Transcription-associated mutation of lasR in Pseudomonas aeruginosa.
Pseudomonas aeruginosa is an opportunistic pathogen which infects cystic fibrosis and cancer patients with compromised immune systems. LasR is a master regulator which controls the virulence of P. aeruginosa in response to bacterial cell-density and host signals. During infection, lasR is frequently mutated, conferring P. aeruginosa a growth advantage in hosts and enhances resistance to widely used antibiotics. However, the mechanistic basis of lasR mutation is not well understood. We have tested here the hypothesis that transcription strength is a contributory determinant of lasR mutagenesis. P. aeruginosa strains with different lasR transcription strengths were therefore engineered and the lasR mutations were monitored unbiasedly using next-generation sequencing technology. Our results suggest that the strength of transcription could be one of the deterministic factors that drive the mutagenesis of lasR in P. aeruginosa, shedding new insights into bacterial infection and antibiotic resistance.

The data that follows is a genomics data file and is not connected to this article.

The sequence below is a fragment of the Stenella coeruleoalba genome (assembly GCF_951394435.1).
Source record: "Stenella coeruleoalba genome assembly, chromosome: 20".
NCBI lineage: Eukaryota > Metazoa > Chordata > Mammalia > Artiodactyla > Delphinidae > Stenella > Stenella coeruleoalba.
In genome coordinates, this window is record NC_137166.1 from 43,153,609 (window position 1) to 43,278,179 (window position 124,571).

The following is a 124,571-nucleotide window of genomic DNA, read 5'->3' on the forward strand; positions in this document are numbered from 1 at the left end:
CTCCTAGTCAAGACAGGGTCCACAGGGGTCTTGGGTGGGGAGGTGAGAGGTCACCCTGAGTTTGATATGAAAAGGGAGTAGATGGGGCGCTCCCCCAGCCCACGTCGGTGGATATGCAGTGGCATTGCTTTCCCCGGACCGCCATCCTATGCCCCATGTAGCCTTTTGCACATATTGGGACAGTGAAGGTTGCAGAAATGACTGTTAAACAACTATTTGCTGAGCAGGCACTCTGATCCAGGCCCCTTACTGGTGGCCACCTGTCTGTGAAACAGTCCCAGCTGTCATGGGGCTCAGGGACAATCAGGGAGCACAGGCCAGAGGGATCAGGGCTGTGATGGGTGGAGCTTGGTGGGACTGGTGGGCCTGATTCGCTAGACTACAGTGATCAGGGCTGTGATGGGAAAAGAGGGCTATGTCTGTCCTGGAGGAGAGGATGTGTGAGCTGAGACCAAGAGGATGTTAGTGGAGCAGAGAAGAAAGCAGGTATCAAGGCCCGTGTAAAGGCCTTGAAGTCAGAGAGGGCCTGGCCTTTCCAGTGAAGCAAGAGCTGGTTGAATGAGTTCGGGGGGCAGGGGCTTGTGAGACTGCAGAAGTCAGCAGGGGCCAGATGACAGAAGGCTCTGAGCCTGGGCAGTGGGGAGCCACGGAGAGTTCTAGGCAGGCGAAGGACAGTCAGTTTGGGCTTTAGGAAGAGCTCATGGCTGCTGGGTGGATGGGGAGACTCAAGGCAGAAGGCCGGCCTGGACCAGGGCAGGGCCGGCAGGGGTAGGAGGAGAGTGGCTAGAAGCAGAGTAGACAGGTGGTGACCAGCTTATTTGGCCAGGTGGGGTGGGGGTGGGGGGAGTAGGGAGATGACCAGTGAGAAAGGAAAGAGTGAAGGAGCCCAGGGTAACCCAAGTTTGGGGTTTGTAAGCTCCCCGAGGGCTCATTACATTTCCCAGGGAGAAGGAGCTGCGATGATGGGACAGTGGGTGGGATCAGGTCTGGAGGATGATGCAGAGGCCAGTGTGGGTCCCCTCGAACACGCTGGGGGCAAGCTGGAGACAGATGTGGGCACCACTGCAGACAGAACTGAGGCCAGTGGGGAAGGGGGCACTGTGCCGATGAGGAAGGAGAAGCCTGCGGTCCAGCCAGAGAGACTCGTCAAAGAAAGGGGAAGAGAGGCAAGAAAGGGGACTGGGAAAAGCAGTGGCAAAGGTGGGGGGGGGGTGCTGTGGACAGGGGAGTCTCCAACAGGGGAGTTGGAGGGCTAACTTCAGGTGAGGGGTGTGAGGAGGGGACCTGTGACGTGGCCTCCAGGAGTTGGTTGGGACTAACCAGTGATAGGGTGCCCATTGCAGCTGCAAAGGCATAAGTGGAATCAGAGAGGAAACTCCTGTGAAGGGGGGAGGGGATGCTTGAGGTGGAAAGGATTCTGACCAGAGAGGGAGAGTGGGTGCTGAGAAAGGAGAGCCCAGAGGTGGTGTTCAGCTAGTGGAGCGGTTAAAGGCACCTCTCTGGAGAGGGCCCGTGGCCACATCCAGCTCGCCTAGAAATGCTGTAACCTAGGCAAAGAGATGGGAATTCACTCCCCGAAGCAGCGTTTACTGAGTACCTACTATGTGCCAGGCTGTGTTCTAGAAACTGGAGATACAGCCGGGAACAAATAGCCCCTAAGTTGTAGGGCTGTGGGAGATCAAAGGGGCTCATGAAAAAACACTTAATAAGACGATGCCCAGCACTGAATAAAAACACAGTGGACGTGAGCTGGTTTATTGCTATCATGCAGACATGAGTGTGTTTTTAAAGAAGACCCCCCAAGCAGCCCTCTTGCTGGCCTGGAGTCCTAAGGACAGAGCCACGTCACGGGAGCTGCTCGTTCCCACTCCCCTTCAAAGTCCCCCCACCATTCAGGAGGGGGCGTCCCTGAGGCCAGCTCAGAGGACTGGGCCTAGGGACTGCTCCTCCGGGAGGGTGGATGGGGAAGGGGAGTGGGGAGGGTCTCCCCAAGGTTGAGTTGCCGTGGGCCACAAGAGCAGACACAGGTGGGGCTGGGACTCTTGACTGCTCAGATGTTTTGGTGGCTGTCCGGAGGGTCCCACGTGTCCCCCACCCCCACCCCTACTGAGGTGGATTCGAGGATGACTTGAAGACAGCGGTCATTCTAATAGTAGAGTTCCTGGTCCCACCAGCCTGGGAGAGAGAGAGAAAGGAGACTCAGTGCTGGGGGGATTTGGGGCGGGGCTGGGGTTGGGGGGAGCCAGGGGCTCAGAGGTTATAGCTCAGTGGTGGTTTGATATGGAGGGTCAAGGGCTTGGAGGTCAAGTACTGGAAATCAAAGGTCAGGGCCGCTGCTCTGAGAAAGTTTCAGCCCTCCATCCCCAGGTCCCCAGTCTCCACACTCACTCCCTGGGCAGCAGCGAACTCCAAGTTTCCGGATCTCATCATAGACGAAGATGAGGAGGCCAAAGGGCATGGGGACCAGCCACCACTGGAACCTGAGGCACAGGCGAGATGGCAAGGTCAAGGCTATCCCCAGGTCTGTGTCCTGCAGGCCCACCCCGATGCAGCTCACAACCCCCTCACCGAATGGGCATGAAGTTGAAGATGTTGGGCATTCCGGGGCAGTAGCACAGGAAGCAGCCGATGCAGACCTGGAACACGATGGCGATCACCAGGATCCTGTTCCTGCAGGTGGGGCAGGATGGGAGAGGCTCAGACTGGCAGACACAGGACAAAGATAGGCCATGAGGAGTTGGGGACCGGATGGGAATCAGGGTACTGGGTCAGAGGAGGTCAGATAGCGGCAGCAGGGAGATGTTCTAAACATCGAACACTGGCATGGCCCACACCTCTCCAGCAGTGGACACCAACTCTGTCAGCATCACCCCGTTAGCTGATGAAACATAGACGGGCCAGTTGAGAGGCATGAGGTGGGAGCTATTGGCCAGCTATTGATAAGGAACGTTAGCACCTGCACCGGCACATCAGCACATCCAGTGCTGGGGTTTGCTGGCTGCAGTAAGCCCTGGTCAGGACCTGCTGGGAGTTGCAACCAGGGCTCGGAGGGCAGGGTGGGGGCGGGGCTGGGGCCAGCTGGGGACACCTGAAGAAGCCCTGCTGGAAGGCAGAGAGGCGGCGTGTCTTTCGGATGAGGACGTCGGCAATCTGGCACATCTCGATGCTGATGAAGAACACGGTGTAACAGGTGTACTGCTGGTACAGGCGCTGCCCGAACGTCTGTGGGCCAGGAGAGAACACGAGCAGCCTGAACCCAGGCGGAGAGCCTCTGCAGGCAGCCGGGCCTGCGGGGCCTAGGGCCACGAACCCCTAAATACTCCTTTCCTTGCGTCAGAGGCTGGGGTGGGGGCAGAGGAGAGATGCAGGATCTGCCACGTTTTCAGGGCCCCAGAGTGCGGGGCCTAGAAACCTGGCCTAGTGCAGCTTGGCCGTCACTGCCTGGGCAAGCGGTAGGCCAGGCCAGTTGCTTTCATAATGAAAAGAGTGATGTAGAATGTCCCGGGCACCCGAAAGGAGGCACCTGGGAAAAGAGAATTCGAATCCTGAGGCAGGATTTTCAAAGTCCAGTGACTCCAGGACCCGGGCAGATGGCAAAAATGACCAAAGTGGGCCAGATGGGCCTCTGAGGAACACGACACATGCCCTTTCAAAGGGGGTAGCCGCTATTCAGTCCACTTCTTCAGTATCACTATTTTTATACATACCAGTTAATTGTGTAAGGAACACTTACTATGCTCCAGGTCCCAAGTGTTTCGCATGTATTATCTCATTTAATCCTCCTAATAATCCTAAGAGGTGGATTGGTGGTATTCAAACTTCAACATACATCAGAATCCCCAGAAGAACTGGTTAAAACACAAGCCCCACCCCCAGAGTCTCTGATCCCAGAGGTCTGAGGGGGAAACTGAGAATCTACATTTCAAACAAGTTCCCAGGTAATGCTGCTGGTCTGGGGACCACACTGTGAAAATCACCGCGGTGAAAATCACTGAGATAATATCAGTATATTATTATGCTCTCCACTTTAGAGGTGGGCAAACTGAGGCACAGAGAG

Wang, C; McPherson, JR; Zhang, L-H; Rozen, S; Sabapathy, K
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